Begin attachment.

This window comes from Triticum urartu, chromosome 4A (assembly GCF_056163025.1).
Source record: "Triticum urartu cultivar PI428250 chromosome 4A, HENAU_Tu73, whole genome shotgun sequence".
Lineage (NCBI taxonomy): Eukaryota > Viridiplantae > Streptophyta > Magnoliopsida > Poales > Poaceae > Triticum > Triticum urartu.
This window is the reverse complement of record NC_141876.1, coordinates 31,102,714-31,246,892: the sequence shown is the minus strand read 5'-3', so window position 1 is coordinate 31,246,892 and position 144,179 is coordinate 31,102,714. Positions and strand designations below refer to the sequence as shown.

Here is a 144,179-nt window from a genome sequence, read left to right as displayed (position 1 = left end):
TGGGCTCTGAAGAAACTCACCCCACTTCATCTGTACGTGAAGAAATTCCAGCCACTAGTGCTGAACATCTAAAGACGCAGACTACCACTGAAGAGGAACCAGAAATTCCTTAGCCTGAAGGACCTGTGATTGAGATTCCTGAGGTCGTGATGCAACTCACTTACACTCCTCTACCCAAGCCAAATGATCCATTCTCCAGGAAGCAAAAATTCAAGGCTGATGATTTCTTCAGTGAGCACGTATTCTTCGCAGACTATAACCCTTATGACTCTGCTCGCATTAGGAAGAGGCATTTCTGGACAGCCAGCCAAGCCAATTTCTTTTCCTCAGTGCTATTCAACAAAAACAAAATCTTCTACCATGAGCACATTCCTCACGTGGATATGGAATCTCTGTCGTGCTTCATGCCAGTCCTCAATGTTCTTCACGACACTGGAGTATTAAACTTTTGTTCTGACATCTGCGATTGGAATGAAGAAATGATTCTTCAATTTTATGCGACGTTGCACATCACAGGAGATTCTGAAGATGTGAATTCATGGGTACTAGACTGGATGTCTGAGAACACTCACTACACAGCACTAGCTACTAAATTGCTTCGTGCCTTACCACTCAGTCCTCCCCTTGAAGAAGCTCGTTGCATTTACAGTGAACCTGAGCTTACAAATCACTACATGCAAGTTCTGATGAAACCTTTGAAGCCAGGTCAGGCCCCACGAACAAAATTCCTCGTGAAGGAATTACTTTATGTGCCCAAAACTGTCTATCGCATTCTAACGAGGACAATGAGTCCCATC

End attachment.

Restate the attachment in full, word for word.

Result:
This window comes from Triticum urartu, chromosome 4A (assembly GCF_056163025.1).
Source record: "Triticum urartu cultivar PI428250 chromosome 4A, HENAU_Tu73, whole genome shotgun sequence".
Lineage (NCBI taxonomy): Eukaryota > Viridiplantae > Streptophyta > Magnoliopsida > Poales > Poaceae > Triticum > Triticum urartu.
This window is the reverse complement of record NC_141876.1, coordinates 31,102,714-31,246,892: the sequence shown is the minus strand read 5'-3', so window position 1 is coordinate 31,246,892 and position 144,179 is coordinate 31,102,714. Positions and strand designations below refer to the sequence as shown.

Here is a 144,179-nt window from a genome sequence, read left to right as displayed (position 1 = left end):
TGGGCTCTGAAGAAACTCACCCCACTTCATCTGTACGTGAAGAAATTCCAGCCACTAGTGCTGAACATCTAAAGACGCAGACTACCACTGAAGAGGAACCAGAAATTCCTTAGCCTGAAGGACCTGTGATTGAGATTCCTGAGGTCGTGATGCAACTCACTTACACTCCTCTACCCAAGCCAAATGATCCATTCTCCAGGAAGCAAAAATTCAAGGCTGATGATTTCTTCAGTGAGCACGTATTCTTCGCAGACTATAACCCTTATGACTCTGCTCGCATTAGGAAGAGGCATTTCTGGACAGCCAGCCAAGCCAATTTCTTTTCCTCAGTGCTATTCAACAAAAACAAAATCTTCTACCATGAGCACATTCCTCACGTGGATATGGAATCTCTGTCGTGCTTCATGCCAGTCCTCAATGTTCTTCACGACACTGGAGTATTAAACTTTTGTTCTGACATCTGCGATTGGAATGAAGAAATGATTCTTCAATTTTATGCGACGTTGCACATCACAGGAGATTCTGAAGATGTGAATTCATGGGTACTAGACTGGATGTCTGAGAACACTCACTACACAGCACTAGCTACTAAATTGCTTCGTGCCTTACCACTCAGTCCTCCCCTTGAAGAAGCTCGTTGCATTTACAGTGAACCTGAGCTTACAAATCACTACATGCAAGTTCTGATGAAACCTTTGAAGCCAGGTCAGGCCCCACGAACAAAATTCCTCGTGAAGGAATTACTTTATGTGCCCAAAACTGTCTATCGCATTCTAACGAGGACAATGAGTCCCATC